Taking Cuttings of Perennials

Early summer is an excellent time of the year to be taking cuttings of perennials.

Perennial meadows use a restricted pallet of plants that are repeated across the planting area to create a bold visual impact; not ones or twos here and there, but tens or maybe even hundreds of plants are needed to fill our horizons. However, perennial plants don’t come cheap so we need a strategy to acquire the numbers of plants needed.

In an earlier post on this subject I discussed the various options including growing perennial plants from seed, dividing their root systems and taking cuttings. This later option is an effective technique for both species and garden cultivars and it couldn’t be simpler.

Taking nodal cuttings is a standard gardening technique known by every gardener, but most often used for increasing shrubby plants. It works just as well for a wide range of perennials and early summer is an excellent time to give it a try. By cutting your plants back to get the propagating material you will also be encouraging them to produce side shoots which will lead to more flowers albeit slightly later than normally would be the case. The idea of cutting perennials back in late spring is often used to create bushier plants that don’t need staking, but don’t throw the trimmings away use them instead to make more plants.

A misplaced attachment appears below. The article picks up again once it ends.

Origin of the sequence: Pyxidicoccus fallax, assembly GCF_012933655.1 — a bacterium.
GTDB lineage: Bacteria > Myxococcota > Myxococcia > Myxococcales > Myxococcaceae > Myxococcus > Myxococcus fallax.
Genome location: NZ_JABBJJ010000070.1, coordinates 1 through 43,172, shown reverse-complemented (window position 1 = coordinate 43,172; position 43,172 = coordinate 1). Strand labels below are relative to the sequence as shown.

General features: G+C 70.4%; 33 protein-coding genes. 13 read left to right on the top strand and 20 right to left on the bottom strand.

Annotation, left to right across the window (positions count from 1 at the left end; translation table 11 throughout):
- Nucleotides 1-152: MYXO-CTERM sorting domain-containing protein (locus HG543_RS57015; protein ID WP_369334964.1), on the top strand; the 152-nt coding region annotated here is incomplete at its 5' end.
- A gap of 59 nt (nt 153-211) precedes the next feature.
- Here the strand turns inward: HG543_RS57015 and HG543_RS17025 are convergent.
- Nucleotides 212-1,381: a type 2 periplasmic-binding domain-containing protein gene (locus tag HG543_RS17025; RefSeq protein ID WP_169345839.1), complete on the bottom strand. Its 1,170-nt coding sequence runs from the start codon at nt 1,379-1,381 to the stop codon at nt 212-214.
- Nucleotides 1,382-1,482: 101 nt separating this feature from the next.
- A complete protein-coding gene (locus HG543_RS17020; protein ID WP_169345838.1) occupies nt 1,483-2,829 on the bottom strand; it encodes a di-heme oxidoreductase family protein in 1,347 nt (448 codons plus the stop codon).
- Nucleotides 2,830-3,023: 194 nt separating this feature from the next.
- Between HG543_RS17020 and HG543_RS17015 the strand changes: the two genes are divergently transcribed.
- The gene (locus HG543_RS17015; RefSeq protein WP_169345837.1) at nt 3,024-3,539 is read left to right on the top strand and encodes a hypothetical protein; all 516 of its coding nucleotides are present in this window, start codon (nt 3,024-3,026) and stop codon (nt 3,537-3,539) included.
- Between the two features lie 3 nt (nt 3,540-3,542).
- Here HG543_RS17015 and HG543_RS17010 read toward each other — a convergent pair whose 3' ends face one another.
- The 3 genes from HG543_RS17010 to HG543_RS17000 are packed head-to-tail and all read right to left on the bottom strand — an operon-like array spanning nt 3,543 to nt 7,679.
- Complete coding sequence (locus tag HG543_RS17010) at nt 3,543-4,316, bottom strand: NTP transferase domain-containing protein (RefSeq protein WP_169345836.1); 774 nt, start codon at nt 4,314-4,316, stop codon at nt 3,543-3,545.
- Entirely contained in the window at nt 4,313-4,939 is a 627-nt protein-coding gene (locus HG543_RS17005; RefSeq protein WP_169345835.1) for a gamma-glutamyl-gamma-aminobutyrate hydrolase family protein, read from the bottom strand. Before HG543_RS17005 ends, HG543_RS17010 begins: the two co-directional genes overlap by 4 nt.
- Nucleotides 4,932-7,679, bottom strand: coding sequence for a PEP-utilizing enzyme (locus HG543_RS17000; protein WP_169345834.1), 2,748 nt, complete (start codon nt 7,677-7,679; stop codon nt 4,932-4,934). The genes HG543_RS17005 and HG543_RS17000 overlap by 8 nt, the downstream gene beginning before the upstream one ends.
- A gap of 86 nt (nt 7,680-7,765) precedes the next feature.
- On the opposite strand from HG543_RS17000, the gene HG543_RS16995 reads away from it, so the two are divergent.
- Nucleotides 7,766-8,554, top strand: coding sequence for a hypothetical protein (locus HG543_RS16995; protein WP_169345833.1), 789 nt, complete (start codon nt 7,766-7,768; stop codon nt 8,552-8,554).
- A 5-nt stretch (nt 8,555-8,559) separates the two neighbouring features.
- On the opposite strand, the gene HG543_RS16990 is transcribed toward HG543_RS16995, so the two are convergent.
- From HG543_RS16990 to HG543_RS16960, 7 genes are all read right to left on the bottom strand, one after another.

Should you need a lot of plants the side shoots produced by cutting the mother plants back will probably be large enough to be used themselves as cutting within a month or so. In this way a single plant can generate two or three batches of cuttings in the course of just one growing season. The earliest cuttings will be large enough to be planted out in late summer and may even have started flowering. Cuttings taken later in the year are best potted up and kept in a cold frame for planting out the following spring.

Planning ahead is what gardening is all about, in the last few weeks I have been reminding my readers to plan next year’s spring bulb display and sow biennials such as foxgloves and forget-me-nots, now its the turn of taking cuttings.

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